Kim: We're pretty versatile. We can grow and develop in a way that keeps the interest of our audience. A lot of these bands that are kind of nowhere now, they really were one-trick sort of bands. That one trick was over, and they went away. I don't think we're that kind of band.

Chris: That's why I don't worry. I'm sure there's gonna be a point some day when we may not want to do it. We might still have an audience, but we'll be tired of it.

RIP: Soundgarden has managed to avoid the scandals and gossip plaguing other Seattle bands.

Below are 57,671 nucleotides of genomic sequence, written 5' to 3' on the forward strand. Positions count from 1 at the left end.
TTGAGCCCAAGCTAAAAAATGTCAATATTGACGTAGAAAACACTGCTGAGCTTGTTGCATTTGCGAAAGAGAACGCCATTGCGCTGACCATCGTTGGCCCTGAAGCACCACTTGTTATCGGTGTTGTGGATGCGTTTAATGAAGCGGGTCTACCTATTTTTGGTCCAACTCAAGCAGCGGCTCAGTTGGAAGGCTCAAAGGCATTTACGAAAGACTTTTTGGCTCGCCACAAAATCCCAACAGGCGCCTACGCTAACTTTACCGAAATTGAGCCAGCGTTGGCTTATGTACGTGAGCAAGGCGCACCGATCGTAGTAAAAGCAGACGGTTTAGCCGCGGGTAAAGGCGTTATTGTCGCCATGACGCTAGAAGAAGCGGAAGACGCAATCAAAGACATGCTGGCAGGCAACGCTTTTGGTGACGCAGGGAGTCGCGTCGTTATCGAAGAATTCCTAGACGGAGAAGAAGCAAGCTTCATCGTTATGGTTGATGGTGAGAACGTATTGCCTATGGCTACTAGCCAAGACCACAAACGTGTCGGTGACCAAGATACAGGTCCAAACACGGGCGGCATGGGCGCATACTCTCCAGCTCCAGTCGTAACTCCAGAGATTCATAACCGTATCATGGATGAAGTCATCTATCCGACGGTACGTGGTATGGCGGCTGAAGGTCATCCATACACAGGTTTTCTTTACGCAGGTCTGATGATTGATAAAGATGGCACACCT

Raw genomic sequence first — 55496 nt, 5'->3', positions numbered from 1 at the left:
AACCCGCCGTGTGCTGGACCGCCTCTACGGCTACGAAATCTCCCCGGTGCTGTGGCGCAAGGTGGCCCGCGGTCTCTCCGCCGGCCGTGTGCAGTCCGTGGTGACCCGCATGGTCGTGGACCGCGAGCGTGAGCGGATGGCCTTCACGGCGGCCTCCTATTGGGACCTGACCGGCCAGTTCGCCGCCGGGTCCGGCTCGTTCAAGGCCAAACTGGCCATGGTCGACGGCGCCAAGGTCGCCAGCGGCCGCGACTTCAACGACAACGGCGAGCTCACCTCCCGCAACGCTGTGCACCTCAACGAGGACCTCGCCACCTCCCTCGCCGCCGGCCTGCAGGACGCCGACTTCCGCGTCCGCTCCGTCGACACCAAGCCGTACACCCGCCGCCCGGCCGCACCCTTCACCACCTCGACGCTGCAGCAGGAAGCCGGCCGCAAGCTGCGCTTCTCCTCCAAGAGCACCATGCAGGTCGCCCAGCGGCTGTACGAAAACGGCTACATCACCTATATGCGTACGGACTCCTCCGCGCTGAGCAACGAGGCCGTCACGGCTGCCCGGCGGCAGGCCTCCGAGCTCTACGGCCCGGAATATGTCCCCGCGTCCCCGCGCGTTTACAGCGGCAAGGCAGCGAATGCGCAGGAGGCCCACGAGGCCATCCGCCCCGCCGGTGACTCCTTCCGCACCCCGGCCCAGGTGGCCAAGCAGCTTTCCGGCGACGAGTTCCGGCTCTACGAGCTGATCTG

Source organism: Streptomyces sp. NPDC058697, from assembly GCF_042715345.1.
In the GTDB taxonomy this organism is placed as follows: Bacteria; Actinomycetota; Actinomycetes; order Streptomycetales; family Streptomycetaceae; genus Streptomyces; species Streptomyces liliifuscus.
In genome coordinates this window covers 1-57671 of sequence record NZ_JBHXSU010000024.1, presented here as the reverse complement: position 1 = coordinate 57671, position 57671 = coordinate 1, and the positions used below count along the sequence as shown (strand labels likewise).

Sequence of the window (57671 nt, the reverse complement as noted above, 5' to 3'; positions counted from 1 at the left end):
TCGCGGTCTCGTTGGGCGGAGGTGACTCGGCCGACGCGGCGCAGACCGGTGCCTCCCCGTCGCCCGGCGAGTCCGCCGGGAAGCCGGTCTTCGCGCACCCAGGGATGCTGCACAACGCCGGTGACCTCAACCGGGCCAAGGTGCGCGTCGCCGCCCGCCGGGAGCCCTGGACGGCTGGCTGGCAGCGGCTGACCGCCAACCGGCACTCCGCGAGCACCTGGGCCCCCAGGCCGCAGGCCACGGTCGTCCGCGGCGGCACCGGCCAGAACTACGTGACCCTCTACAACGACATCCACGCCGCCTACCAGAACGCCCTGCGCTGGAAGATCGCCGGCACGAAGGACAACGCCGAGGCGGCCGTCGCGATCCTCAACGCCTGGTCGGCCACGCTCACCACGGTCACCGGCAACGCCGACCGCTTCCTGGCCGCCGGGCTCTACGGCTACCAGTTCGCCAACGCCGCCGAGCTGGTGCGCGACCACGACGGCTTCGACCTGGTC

Kim: I have this problem with coffee...

Chris: I think a lot of it is that we don't spill our guts. We're not the kind of band that's going to show ourselves in a publicized situation in a way that's going to end up seeming scandalous. It's kind of like us against the world, and it's nobody's business but ours.

Kim: Our growth's been gradual enough that we can take the new, difficult situations in stride, whereas some of our Seattle counterparts have had to deal with things really quickly and have been incapable of doing it, so they might react in a way that makes them look petulant or discontented with their situation. Maybe they are, or maybe they're just trying to figure it out.

Chris: We can definitely be provoked by an extreme situation, but we haven't had too many of those.